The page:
I met Safaa Sarai about five years ago when I first started out as a journalist. I asked him to accompany me to the military equipment market at the Eastern Gate, where it is difficult for a woman to sneak in. Afterward, Safaa took me to the antique vendors on the square and asked me to buy a pretty headband for his sweetheart. Thanwa’s son, whose portrait is now hoisted at the entrance of the tunnel that links Sinak to Baghdad, was covered in worn-out clothes and had few other possessions than a B.A. in biology and … a sincere heart. He was too poor to afford that headband. Because he helped me out, I was happy to buy it for him.
In an ideal world, Safaa’s B.A would have granted him a job with a decent salary at the Ministry of Health. But in reality, what he had always termed as “the world’s injustice” drove him to hustle outside courts and other governmental institutions, working as an unofficial “scribe,” helping people to write petitions, fill out applications, and follow up on them.
Thanwa, Safaa’s mother, passed away a little before the October events, and after a long struggle with cancer. Safaa’s Facebook posts chronicled his mother’s patience with the pain, and his deep love for her. Once, he wrote about the day his mother woke up to find that he had stayed home and did not go to work: “Thanwa, bedridden with 5 different types of cancer, braved her pain and got out of bed to make me breakfast.” Not even cancer can deter an Iraqi mother from feeding her son in the morning.
‘No one loves Iraq as I do’
Those were Safaa’s words, his answer to our cynical question of what makes him go to every demonstration and stand in its front rows when the situation is so hopeless and politicians are already dividing up the Iraqi cake among themselves. Such a question never did anything to quell his rebellious soul. In his Iraqi dialect, he reiterated, ‘No one loves Iraq as I do’. His friend Bahaa says, “Safaa never missed a protest against the government since 2003. He never sought money or power, or even a government job. He was only longing for a homeland, and before he left us at the beginning of October, he had found it in the eyes of rebels who, like him, wanted nothing other than a homeland, an identity to be proud of. “
In the Sinak tunnel, Raghad stood against the wall, between two painted wings, as if she was trying to fly but could not. “With colors, lines, and sarcasm, we hide our tears. With the blood of our brothers, sons, and friends, we paint smiles on these walls… this is how peaceful we are.”
Muhammad and his friends just put the last touches on a wall painting: “Safaa Sarai was not the only one who set down the story of the October revolution with his blood. A sonic bomb fired by the riot police hit Safaa in the head and killed him. Despite the government’s claims that this revolution is violent, and funded by foreign or neighboring countries, our wall paintings are a witness to the fact that we, the sons of this country, are the ones who sparked the revolution. Every story we paint shows that we are peaceful and that the government is the culprit. All our paintings prove that the hungry ones are the leaders of this revolution.”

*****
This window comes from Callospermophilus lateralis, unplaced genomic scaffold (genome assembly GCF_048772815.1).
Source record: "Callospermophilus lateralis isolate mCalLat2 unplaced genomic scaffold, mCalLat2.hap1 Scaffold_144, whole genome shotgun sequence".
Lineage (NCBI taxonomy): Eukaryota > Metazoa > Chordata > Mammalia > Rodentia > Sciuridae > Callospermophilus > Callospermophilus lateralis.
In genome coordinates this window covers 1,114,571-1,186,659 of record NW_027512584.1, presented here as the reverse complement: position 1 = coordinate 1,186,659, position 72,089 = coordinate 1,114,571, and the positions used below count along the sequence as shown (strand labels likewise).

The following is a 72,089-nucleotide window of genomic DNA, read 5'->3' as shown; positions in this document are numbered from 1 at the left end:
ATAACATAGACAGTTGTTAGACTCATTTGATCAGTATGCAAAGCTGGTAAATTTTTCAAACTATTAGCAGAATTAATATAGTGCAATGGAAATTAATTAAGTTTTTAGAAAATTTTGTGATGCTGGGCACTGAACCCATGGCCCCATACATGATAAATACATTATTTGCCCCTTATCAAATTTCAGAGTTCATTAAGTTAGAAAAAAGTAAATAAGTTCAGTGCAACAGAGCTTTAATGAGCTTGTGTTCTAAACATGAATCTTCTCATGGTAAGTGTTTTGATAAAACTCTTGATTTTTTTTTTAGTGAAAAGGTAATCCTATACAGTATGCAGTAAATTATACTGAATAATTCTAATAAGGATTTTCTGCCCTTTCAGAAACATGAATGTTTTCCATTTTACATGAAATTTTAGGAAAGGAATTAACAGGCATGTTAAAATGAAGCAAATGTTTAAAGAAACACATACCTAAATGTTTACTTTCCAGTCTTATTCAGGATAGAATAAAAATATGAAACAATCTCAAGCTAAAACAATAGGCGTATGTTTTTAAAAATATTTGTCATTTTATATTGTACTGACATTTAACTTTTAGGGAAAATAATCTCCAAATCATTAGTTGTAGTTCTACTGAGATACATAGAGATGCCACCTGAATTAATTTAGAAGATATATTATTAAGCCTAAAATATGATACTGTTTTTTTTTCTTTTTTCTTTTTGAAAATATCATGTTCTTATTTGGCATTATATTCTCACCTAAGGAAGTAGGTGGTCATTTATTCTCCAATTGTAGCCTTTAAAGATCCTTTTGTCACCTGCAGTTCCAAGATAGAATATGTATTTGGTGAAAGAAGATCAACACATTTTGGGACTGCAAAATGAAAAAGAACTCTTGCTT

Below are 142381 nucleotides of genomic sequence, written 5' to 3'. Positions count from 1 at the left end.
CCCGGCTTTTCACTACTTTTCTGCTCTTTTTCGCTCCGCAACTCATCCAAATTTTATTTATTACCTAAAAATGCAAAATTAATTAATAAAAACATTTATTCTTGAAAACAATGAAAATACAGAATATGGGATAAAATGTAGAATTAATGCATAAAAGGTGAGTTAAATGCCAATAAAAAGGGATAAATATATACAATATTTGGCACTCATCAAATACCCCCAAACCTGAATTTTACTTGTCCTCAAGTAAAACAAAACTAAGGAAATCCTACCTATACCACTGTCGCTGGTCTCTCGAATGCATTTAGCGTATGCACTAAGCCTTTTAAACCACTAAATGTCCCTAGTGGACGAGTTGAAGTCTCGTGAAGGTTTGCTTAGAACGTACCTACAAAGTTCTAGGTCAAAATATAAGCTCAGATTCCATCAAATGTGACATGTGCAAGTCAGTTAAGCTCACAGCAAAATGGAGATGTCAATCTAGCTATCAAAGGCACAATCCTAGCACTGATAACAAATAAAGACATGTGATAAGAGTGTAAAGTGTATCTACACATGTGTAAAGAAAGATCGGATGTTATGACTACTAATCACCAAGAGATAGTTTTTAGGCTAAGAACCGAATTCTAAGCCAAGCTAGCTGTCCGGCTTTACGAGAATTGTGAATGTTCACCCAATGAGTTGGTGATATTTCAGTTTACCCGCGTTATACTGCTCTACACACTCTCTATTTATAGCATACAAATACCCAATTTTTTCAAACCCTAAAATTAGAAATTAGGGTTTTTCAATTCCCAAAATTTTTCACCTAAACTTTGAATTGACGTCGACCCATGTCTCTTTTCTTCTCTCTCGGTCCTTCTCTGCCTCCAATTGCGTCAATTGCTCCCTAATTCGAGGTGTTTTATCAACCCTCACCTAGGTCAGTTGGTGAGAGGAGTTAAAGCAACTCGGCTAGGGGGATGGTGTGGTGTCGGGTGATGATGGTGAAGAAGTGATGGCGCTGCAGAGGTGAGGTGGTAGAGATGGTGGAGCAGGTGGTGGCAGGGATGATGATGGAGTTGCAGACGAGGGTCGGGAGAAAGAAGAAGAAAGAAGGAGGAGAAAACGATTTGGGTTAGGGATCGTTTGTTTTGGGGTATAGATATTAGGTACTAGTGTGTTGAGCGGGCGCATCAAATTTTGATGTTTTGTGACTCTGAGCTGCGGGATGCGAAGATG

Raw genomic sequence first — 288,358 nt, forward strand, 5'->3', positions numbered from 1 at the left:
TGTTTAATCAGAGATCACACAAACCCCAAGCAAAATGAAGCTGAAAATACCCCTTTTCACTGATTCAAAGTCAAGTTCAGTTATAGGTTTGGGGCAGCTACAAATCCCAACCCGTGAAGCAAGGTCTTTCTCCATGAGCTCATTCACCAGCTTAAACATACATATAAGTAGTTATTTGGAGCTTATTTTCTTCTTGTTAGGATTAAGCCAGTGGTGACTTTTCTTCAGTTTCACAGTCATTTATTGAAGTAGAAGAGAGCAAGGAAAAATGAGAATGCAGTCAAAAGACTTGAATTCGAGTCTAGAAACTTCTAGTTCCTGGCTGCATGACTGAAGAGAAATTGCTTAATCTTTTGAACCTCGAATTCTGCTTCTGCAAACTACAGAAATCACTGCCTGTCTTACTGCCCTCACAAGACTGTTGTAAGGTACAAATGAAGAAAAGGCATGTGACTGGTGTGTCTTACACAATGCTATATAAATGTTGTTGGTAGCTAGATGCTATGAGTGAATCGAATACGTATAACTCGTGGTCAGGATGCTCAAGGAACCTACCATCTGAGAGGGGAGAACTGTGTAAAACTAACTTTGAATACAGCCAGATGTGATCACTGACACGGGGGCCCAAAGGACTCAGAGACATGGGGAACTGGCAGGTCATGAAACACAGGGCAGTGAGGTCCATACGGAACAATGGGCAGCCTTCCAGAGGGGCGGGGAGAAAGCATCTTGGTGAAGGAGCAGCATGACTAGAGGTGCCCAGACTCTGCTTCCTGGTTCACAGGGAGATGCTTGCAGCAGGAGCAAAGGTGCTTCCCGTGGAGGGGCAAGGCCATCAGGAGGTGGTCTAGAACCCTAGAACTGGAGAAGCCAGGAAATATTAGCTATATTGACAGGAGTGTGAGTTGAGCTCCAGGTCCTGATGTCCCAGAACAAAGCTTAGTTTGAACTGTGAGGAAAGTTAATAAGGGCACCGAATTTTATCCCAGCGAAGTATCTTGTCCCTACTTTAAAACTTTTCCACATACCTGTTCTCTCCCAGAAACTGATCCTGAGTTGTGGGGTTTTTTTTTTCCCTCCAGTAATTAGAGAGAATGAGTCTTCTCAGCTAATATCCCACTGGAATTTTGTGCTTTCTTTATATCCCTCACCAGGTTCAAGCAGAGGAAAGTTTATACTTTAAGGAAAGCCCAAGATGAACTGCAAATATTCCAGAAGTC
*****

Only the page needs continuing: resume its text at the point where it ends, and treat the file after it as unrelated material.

The United Nations
“A painting showing a bullet directed at a child’s head next to the logo of the United Nations, and another depicting a bird perched on a tear bomb next to a written call to “Stop Killing.” Young Kuhail says this was the rebels’ way of calling for the UN to intervene: “The UN had claimed that it could not interfere unless the demonstrators demanded so. With this painting, we made it clear that they needed to interfere. It is the largest drawing in Tahrir Square. Even an ant crossing the tunnel could see it. These images strips the UN of its argument. And until this very day, they have not yet intervened in a palpable way.”
Documenting the Iraqi revolution
On the way from Sadoun statue to the Eastern Gate, there is a tunnel that takes you to an old Baghdadi neighborhood called “Sinak”. This tunnel is no longer a mere passageway for cars. It has become a giant stone-book, a register of names and pictures. On its walls, people write tales of misery, or lament their fate, or try to awaken consciences that are probably dead. On both sides of the tunnel, separated by roadside flowers, passersby will be able to read the whole truth. Even the facts which some tried to conceal, the revolutionaries wrote them in beautiful colors. The revolution is taking place in the fall, but the protesters are using spring colors to chronicle its unfolding.
Documenting the revolution with lines and colors is far from being a whimsical idea. “This generation,” says Mo’en, “does not make its moves haphazardly. Everything we do is carefully planned out. Words on a page are erased, books destroyed. Facts about the peacefulness of our rebellion may be obscured. But these colors reflect the purity of our souls. They speak on our behalf. They are proof enough that we are pacifists. Even if the government decides to assassinate our revolution tomorrow, we will have left these colors and letters behind, and art and culture. That is enough guarantee against the shackles that cannot be easily broken. We are just the beginning. What is yet to come is much bigger.”
Safaa, Nour, Mustafa, Ali, Omar and others were all in their early twenties when they got killed by bullets and bombs. They had spent their lives on the margin, but their death gave them eternity in the hearts of their compatriots. Ansam says, “This revolution eternalized people who had hitherto been socially rejected for the mere reason that they were poor and overcome by hunger. Now, they are the leaders of a whole nation on its path to become worthy of that name. Safaa Sarai’s story will not be the last. Safaa survives in many like him whose only fault is that they want a homeland.”